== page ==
Screening Hydropower Facilities for Climate Change Risks to Business Performance in the Philippines
Southeast Asia is expected to experience higher temperatures and greater precipitation variability owing to climate change, resulting in impacts on hydropower performance and reliability. In the Philippines, researchers and in-country partners assessed environmental, financial, and social performance risks related to the 7-MW run-of-river Tudaya-2 hydropower plant. The analysis indicated only small risks of the Tudaya-2 plant not meeting its current environmental, financial, and social objectives. However, future increases in flash floods, droughts, and deforestation could threaten the achievement of some objectives, particularly the plant’s ability to meet energy-generation targets during the dry season. The analysis also highlighted structural, policy, and planning measures for addressing risks. The analysis aligns with priority adaptation measures presented in the Philippines INDC, including improved risk assessment and management for hydropower. Notable findings and good practices from this analysis are highlighted below.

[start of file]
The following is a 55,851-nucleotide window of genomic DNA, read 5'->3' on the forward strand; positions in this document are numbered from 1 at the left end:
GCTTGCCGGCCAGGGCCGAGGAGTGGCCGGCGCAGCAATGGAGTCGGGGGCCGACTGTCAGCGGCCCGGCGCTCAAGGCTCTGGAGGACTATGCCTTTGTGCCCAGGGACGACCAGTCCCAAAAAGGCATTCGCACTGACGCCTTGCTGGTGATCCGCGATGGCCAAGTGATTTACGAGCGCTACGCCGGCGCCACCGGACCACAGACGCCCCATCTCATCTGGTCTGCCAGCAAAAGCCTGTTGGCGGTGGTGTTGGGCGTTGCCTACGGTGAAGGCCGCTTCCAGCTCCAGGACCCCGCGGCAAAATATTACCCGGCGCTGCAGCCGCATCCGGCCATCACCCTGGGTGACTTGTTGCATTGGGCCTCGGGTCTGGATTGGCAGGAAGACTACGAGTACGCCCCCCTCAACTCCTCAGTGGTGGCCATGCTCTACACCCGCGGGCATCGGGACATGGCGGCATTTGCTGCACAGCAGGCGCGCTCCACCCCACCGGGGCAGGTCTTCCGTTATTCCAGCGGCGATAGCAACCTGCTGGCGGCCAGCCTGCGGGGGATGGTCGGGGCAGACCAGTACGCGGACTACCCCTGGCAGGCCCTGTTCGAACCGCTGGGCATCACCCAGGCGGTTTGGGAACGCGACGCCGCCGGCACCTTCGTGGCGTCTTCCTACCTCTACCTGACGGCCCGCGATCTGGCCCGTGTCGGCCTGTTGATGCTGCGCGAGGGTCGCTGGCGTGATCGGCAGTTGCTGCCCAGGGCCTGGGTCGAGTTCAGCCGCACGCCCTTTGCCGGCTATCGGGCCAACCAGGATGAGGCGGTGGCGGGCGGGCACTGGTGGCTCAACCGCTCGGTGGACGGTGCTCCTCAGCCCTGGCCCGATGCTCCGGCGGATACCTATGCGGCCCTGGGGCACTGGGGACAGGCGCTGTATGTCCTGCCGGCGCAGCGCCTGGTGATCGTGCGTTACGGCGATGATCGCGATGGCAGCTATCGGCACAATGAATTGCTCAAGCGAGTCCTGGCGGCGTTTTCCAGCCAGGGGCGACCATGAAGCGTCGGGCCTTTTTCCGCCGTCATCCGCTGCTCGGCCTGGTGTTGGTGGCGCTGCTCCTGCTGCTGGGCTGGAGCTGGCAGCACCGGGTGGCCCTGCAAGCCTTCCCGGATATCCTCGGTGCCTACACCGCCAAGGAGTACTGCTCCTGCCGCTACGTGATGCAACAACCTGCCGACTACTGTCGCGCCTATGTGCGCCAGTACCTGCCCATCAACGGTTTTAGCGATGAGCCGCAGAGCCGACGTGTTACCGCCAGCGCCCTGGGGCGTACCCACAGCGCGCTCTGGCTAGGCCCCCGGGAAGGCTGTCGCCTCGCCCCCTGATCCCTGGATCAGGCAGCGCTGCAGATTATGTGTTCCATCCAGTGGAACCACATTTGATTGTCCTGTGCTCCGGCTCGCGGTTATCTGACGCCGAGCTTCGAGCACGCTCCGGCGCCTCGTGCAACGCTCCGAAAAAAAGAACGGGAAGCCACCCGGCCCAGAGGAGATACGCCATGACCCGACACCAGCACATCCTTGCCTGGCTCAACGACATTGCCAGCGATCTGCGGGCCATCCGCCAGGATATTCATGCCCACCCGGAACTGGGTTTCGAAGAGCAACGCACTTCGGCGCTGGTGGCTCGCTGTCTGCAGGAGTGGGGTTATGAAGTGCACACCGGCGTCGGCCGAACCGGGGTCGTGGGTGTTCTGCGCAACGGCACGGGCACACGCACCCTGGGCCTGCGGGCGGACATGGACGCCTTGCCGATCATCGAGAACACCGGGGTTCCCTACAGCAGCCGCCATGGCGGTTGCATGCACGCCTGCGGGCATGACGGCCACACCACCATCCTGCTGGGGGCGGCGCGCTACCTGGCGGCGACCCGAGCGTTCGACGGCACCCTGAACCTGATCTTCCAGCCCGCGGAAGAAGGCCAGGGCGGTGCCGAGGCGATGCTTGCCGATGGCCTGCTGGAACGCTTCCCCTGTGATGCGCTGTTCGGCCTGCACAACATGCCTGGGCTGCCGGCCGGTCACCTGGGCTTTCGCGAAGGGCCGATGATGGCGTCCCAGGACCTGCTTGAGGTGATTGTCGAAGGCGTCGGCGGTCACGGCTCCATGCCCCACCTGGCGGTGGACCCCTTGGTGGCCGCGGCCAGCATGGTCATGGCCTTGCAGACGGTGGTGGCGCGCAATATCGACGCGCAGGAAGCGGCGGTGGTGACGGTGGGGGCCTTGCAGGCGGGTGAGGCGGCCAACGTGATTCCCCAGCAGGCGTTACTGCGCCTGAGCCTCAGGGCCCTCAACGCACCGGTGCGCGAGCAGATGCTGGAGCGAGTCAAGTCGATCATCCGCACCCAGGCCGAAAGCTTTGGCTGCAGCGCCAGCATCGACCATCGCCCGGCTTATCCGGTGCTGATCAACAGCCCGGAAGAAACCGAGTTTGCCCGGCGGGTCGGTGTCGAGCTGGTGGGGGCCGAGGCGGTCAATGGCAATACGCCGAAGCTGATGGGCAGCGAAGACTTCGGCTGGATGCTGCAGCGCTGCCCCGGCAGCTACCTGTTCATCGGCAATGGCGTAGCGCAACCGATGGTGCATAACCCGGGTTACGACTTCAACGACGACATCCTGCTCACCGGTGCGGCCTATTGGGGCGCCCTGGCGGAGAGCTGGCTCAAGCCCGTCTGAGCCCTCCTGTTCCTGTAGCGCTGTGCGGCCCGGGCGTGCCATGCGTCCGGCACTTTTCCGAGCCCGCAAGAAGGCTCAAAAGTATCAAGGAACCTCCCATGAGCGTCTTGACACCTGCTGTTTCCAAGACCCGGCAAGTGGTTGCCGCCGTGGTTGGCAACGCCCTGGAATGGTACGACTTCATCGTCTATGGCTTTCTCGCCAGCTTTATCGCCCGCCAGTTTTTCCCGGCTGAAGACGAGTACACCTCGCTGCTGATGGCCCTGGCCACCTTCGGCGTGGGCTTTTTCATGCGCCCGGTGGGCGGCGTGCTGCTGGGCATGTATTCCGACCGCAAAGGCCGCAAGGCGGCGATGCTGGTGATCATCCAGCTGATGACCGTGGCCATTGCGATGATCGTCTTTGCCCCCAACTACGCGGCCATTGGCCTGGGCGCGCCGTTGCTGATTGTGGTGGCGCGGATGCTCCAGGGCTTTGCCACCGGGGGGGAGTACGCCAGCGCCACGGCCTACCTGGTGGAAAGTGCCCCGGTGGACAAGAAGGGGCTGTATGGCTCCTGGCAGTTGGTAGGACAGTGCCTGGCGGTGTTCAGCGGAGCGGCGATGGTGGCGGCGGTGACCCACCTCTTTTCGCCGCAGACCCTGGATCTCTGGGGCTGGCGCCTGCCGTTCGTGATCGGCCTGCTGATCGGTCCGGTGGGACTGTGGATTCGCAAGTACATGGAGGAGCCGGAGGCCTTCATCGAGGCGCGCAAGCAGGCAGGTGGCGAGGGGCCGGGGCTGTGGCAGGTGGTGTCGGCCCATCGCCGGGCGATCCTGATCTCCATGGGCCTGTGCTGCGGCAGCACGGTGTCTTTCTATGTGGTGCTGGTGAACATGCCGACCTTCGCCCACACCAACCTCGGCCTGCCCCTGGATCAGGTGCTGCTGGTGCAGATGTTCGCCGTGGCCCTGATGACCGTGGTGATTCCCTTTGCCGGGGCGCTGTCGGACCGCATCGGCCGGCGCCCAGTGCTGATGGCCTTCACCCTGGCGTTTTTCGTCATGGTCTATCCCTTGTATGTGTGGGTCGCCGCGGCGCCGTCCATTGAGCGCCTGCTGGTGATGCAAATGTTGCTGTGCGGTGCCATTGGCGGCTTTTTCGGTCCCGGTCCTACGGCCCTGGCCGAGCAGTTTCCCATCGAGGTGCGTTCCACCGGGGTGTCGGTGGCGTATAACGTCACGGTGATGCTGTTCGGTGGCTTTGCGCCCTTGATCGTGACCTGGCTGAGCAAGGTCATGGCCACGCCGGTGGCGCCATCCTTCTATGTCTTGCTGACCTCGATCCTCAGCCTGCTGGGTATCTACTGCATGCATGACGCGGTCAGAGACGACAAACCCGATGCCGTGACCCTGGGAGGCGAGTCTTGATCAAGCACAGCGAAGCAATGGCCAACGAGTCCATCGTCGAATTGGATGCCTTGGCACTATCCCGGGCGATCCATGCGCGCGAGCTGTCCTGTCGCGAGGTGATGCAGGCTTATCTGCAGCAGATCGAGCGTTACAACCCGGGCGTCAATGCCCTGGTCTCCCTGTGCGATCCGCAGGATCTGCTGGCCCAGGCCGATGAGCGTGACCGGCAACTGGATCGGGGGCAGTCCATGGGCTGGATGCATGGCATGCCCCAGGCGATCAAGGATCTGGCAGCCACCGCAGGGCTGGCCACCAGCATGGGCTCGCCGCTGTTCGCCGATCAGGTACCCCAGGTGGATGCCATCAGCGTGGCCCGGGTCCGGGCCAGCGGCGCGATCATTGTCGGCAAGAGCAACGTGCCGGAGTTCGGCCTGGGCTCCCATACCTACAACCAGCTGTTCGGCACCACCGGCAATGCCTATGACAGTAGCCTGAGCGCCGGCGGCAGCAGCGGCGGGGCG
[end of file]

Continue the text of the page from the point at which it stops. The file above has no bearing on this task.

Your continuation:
- Updating flood risk maps and hydropower maintenance programs to account for climate change effects supports climate preparedness.
- Raising government and community-level awareness of the need for forest protection and management is important. Healthy forests can mitigate the erosion that often leads to increased sedimentation in waterways, reduced dam capacity, and lower hydropower turbine performance.